"American Dreams in China", directed by Peter Chan, is about three young men who grew up yearning to make it to the US for the American dream during the post-Mao era when China was going through sweeping economic reforms. As it resulted, only one of them, Meng Xiaojun (played by Deng Chao), managed to pass the visa interviews and board the plane to America. Ironically, after facing many trials and tribulations in the States, Meng returns later to join the other two, who had remained, to make their 'American Dream' happen in China.
The film depicts the lead characters' struggles between the old system of communist education and bureaucracy versus the free market economy which is creeping into China at a breathtaking pace in the 1980s. Together with the opening up of the Chinese economy came the need to speak English and embrace the free market as espoused by the flagship of America, the Chinese people's symbol of freedom and prosperity, at that time.
The story of "American Dreams in China" is the epitome of the determination and sacrifice of the Chinese people to achieve what they want when opportunities arise amid relative chaos with the arrival of the free market. The motivation of the Chinese students to learn English and to do well in the TOEFL examinations reminds me of my own days as a student seeking to study in the West in the early 1980s. Many of the accusations by the American academics surrounding their suspicions of Chinese students' cheating in exams, didn't surprise me a little bit. I have heard those prejudicial remarks and worse before, first hand. Watching it on screen still evoke some anger, but at the same time a delight that at last we have progressed and are able to beat the West in their education system and their brand of market economy.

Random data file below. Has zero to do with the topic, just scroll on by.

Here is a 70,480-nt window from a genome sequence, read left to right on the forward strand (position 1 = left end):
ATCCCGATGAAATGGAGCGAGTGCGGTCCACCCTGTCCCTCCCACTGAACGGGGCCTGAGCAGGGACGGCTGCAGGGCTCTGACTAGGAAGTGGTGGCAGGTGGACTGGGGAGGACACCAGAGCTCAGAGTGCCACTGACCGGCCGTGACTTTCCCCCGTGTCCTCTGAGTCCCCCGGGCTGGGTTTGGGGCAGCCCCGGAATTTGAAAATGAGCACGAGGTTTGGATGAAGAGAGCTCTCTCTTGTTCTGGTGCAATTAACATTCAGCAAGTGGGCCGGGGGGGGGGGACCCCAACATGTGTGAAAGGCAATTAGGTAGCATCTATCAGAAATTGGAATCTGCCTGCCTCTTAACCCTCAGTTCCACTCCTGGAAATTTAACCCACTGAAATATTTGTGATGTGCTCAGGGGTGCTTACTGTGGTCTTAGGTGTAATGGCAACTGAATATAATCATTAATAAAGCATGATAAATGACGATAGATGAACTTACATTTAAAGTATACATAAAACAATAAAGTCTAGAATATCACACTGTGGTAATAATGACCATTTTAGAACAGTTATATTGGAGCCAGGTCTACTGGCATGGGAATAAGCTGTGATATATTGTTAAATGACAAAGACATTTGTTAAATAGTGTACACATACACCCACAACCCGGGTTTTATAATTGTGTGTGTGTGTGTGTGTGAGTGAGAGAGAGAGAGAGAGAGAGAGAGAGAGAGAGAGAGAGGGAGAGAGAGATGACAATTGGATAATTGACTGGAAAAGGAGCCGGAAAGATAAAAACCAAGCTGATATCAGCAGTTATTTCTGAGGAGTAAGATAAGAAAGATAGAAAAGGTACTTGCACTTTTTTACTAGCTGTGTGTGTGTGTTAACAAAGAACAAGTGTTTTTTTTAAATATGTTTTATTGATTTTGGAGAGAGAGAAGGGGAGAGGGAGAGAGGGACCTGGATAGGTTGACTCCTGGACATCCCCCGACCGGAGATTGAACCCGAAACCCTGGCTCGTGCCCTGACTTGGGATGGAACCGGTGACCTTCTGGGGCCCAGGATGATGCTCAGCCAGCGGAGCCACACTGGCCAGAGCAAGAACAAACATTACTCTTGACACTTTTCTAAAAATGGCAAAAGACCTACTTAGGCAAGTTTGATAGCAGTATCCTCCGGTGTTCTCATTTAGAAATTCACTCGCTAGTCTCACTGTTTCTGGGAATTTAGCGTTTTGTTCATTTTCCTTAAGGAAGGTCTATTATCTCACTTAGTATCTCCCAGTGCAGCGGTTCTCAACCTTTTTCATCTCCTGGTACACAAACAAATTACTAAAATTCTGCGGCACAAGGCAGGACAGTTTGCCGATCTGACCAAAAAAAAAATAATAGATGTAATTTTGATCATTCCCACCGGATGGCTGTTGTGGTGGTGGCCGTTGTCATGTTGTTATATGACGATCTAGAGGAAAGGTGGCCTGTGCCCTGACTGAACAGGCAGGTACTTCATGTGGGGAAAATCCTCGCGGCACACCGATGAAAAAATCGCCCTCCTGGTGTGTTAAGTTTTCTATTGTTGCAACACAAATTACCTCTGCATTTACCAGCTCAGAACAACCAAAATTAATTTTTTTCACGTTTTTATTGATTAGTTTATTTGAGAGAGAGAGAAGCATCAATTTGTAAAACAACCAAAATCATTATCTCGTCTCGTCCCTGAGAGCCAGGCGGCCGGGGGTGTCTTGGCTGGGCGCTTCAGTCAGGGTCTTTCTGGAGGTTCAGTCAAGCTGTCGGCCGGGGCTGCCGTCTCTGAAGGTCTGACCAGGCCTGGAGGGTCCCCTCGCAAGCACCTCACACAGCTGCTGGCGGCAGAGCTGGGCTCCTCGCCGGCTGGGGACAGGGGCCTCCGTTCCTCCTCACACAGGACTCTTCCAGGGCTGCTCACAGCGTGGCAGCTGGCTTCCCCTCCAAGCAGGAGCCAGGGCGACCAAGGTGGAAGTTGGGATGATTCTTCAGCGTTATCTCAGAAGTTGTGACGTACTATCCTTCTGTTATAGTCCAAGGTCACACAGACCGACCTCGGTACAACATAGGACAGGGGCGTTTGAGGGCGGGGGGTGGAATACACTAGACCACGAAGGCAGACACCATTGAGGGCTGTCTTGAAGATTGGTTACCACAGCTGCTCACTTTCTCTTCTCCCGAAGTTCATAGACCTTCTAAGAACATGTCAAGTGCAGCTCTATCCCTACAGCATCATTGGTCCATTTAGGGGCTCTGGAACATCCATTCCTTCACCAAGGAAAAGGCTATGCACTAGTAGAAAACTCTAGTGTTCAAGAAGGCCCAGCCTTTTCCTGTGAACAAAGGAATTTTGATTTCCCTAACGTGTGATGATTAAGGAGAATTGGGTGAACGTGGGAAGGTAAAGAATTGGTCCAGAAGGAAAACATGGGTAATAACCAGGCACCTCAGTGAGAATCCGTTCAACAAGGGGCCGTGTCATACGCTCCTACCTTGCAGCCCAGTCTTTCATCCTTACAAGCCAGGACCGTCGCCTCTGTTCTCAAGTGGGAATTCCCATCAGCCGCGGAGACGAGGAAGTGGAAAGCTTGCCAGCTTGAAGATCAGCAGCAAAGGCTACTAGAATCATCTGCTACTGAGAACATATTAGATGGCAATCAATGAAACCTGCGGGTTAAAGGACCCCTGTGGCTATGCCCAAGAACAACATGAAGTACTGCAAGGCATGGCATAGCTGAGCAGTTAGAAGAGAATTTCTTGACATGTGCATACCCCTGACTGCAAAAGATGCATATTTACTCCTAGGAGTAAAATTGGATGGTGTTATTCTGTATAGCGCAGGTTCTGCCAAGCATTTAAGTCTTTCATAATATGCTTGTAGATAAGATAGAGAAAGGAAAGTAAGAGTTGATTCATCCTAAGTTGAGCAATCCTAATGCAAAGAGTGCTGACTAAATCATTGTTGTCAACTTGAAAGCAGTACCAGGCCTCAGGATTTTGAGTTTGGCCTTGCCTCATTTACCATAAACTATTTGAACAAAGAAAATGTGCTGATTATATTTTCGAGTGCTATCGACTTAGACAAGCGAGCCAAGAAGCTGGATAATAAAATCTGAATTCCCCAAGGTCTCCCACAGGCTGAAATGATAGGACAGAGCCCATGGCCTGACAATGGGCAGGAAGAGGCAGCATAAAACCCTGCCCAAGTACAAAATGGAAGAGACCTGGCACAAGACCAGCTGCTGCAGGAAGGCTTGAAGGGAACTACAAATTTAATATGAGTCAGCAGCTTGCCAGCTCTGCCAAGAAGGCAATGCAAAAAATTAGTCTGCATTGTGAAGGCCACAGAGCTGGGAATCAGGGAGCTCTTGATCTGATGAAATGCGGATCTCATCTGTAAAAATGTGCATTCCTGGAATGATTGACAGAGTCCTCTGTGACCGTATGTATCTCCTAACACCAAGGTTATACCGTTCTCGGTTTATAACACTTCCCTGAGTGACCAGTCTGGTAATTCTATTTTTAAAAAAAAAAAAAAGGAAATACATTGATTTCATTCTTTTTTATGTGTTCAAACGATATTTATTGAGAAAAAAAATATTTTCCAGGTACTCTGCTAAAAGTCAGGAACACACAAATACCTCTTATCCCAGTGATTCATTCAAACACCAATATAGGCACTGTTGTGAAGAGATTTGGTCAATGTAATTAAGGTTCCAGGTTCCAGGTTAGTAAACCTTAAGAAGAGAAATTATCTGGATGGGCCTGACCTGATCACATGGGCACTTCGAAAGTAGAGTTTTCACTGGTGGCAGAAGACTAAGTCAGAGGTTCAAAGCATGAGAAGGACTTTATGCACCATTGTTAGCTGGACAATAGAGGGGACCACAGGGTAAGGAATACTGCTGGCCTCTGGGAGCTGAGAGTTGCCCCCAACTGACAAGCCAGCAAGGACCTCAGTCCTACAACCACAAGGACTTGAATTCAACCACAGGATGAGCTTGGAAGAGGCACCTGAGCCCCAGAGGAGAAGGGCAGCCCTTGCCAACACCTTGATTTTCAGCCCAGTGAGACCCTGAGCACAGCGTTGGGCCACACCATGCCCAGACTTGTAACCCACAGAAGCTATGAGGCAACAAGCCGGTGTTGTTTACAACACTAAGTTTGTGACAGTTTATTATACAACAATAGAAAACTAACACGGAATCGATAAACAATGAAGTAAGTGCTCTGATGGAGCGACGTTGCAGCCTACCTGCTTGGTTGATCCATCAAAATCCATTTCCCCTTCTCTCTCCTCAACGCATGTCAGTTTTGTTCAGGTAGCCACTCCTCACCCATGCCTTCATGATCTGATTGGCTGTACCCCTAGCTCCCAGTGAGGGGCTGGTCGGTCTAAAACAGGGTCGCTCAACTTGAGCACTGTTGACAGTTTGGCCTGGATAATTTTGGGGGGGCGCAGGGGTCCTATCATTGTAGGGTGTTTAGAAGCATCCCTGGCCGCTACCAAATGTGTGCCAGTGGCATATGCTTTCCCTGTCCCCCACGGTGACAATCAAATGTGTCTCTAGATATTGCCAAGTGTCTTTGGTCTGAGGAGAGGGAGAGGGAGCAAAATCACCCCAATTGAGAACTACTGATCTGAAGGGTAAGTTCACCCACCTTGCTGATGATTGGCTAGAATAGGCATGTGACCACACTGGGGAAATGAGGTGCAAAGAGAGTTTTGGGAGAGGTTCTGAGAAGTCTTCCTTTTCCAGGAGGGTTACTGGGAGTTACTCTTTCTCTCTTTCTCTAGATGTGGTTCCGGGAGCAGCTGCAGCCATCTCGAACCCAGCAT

The three main actors fleshed out their characters very well in the movie. Meng, as one who has been transformed in the US and is now back to teach his old buddies about the American Way. His hard and harsh assertions clashing with the conservative Cheng Dongqing (played Huang Xiao Ming), thus testing the relationship of the trio who are as close as brothers. The disputes occasionally moderated by the Bohemian and carefree Wang Yang (played by Dong Dawei).
I would recommend anyone who wants to experience the story of the struggles of three good friends who go on to build a business empire, to watch this film.
I had the privilege to watch it during the special screening on the 10th September 2013, courtesy of Clover Films. Thank you. I love special screenings and galas, as they are occaions when happy people gathers to celebrate, and in this case, to celebrate an inspiring movie.